Washington, DC…Small businesses play an essential role in the American economy; they help to fuel productivity, economic growth, and job creation. More than half of all Americans working in the private sector either are employed by a small business or own one. During a recent 15-year period, small businesses created more than 60 percent of all new jobs in the Nation.
Although small businesses and new companies provide the foundations for economic growth and job creation, they have faced severe challenges as a result of the recession. One consequence has been the loss of significant numbers of jobs.
The Regulatory Flexibility Act (RFA), 5 U.S.C. 601-612, establishes a deep national commitment to achieving statutory goals without imposing unnecessary burdens on the public. The RFA emphasizes the importance of recognizing “differences in the scale and resources of regulated entities” and of considering “alternative regulatory approaches . . . which minimize the significant economic impact of rules on small businesses, small organizations, and small governmental jurisdictions.” 5 U.S.C. 601 note.
To promote its central goals, the RFA imposes a series of requirements designed to ensure that agencies produce regulatory flexibility analyses that give careful consideration to the effects of their regulations on small businesses and explore significant alternatives in order to minimize any significant economic impact on small businesses. Among other things, the RFA requires that when an agency proposing a rule with such impact is required to provide notice of the proposed rule, it must also produce an initial regulatory flexibility analysis that includes discussion of significant alternatives. Significant alternatives include the use of performance rather than design standards; simplification of compliance and reporting requirements for small businesses; establishment of different timetables that take into account the resources of small businesses; and exemption from coverage for small businesses.
Consistent with the goal of open government, the RFA also encourages public participation in and transparency about the rulemaking process. Among other things, the statute requires
agencies proposing rules with a significant economic impact on small businesses to provide an opportunity for public comment on any required initial regulatory flexibility analysis, and generally requires agencies promulgating final rules with such significant economic impact to respond, in a final regulatory flexibility analysis, to comments filed by the Chief Counsel for Advocacy of the Small Business Administration.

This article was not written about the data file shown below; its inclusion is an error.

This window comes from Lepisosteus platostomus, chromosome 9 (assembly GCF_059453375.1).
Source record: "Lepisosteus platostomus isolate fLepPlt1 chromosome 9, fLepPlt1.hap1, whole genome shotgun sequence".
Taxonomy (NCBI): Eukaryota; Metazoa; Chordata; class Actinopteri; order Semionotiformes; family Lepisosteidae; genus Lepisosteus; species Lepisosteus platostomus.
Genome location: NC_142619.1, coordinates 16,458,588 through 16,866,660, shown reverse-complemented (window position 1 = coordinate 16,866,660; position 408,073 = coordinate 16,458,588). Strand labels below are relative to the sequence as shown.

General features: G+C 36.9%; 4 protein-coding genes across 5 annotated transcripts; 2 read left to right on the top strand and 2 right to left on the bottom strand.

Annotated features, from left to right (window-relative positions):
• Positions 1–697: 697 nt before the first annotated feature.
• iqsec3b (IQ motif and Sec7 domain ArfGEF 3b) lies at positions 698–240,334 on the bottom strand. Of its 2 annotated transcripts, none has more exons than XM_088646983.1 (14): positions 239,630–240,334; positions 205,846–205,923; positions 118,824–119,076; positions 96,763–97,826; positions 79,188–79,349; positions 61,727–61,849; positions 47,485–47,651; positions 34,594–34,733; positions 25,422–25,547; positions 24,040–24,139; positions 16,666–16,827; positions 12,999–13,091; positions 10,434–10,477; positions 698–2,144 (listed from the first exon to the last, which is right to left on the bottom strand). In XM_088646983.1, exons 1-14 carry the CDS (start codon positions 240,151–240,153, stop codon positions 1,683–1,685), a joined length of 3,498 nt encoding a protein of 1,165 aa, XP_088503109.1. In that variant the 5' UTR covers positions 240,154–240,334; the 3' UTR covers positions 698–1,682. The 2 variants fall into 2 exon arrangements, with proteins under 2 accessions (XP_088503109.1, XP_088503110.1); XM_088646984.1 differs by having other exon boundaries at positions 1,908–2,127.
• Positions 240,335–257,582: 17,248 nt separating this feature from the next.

My Administration is firmly committed to eliminating excessive and unjustified burdens on small businesses, and to ensuring that regulations are designed with careful consideration of their effects, including their cumulative effects, on small businesses. Executive Order 12866 of September 30, 1993, as amended, states, “Each agency shall tailor its regulations to impose the least burden on society, including individuals, businesses of differing sizes, and other entities (including small communities and governmental entities), consistent with obtaining the regulatory objectives, taking into account, among other things, and to the extent practicable, the costs of cumulative regulations.”
In the current economic environment, it is especially important for agencies to design regulations in a cost-effective manner consistent with the goals of promoting economic growth, innovation, competitiveness, and job creation.
Accordingly, I hereby direct executive departments and agencies and request independent agencies, when initiating rulemaking that will have a significant economic impact on a substantial number of small entities, to give serious consideration to whether and how it is appropriate, consistent with law and regulatory objectives, to reduce regulatory burdens on small businesses, through increased flexibility. As the RFA recognizes, such flexibility may take many forms, including:
* extended compliance dates that take into account the resources available to small entities;
* performance standards rather than design standards;
* simplification of reporting and compliance requirements (as, for example, through streamlined forms and electronic filing options);
* different requirements for large and small firms; and
* partial or total exemptions.
I further direct that whenever an executive agency chooses, for reasons other than legal limitations, not to provide such flexibility in a proposed or final rule that is likely to have a significant economic impact on a substantial number of small entities, it should explicitly justify its decision not to do so in the explanation that accompanies that proposed or final rule.
Adherence to these requirements is designed to ensure that regulatory actions do not place unjustified economic burdens on small business owners and other small entities. If regulations are preceded by careful analysis, and subjected to public
comment, they are less likely to be based on intuition and guesswork and more likely to be justified in light of a clear understanding of the likely consequences of alternative courses of action. With that understanding, agencies will be in a better position to protect the public while avoiding excessive costs and paperwork.
This memorandum is not intended to, and does not, create any right or benefit, substantive or procedural, enforceable at law or in equity by any party against the United States, its departments, agencies, or entities, its officers, employees, or agents, or any other person. Nothing in this memorandum shall be construed to impair or otherwise affect the functions of the Director of the Office of Management and Budget relating to budgetary, administrative, or legislative proposals.
The Director of the Office of Management and Budget is authorized and directed to publish this memorandum in the Federal Register.